Hum Gene Ther. 2020 Sep;31(17-18):996-1009. doi: 10.1089/hum.2020.169. Epub 2020 Sep 8.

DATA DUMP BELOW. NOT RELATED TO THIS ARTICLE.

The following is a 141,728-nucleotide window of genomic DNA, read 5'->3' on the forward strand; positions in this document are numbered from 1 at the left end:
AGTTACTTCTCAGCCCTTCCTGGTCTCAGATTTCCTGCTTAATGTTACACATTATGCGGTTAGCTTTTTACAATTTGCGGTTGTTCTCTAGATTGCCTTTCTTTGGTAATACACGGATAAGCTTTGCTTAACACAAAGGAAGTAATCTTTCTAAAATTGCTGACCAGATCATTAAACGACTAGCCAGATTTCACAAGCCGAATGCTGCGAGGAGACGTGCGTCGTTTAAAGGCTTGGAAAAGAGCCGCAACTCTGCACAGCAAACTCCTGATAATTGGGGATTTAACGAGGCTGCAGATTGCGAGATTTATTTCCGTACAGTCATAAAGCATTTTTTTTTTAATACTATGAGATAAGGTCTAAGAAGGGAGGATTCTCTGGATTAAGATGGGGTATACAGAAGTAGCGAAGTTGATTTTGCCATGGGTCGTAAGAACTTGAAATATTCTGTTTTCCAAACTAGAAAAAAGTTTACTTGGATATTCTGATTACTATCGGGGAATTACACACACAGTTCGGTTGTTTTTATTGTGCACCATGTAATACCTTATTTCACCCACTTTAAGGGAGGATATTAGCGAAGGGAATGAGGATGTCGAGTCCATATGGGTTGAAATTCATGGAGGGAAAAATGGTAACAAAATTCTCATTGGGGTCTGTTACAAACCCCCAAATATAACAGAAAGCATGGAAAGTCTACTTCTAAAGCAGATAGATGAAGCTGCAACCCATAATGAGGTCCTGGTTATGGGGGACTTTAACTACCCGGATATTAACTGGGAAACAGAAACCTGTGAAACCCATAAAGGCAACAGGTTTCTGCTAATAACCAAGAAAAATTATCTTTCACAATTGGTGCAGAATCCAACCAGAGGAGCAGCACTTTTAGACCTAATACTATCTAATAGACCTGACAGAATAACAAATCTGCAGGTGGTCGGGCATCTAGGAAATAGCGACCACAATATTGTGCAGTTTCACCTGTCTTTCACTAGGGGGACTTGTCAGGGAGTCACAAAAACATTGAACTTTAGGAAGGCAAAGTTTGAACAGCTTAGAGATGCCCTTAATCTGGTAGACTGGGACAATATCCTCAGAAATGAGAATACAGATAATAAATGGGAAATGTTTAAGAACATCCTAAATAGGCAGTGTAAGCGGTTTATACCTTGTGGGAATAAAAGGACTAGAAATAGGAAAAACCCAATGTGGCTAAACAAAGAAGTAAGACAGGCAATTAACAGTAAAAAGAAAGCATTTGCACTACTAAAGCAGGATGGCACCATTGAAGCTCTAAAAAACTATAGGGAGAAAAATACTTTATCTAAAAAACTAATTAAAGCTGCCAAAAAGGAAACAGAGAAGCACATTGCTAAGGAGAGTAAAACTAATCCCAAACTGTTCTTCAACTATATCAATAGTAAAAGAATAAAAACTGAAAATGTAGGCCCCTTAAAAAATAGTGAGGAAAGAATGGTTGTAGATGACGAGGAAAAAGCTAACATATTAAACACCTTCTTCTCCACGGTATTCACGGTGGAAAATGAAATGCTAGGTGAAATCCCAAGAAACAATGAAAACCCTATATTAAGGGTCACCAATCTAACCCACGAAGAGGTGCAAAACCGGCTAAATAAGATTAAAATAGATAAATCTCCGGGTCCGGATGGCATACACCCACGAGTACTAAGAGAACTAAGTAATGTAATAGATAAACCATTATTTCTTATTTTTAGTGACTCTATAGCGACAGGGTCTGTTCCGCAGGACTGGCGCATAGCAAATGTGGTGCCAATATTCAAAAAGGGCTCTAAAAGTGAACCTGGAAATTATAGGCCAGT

Efforts to identify mutations that underlie inherited genetic diseases combined with strides in the development of gene therapy vectors over the last three decades have culminated in the approval of several adeno-associated virus (AAV)-based gene therapies. Genetic diseases that manifest in the lung such as cystic fibrosis (CF) and surfactant deficiencies, however, have so far proven to be elusive targets. Early clinical trials in CF using AAV serotype 2 (AAV2) achieved safety, but not efficacy endpoints; however, importantly, these studies provided critical information on barriers that need to be surmounted to translate AAV lung gene therapy toward clinical success. Bolstered with an improved understanding of AAV biology and more clinically relevant lung models, next-generation molecular biology and bioinformatics approaches have given rise to novel AAV capsid variants that offer improvements in transduction efficiency, immunological profile, and the ability to circumvent physical barriers in the lung such as mucus. This review discusses the principal limiting barriers to clinical success in lung gene therapy and focuses on novel engineered AAV capsid variants that have been developed to overcome those challenges.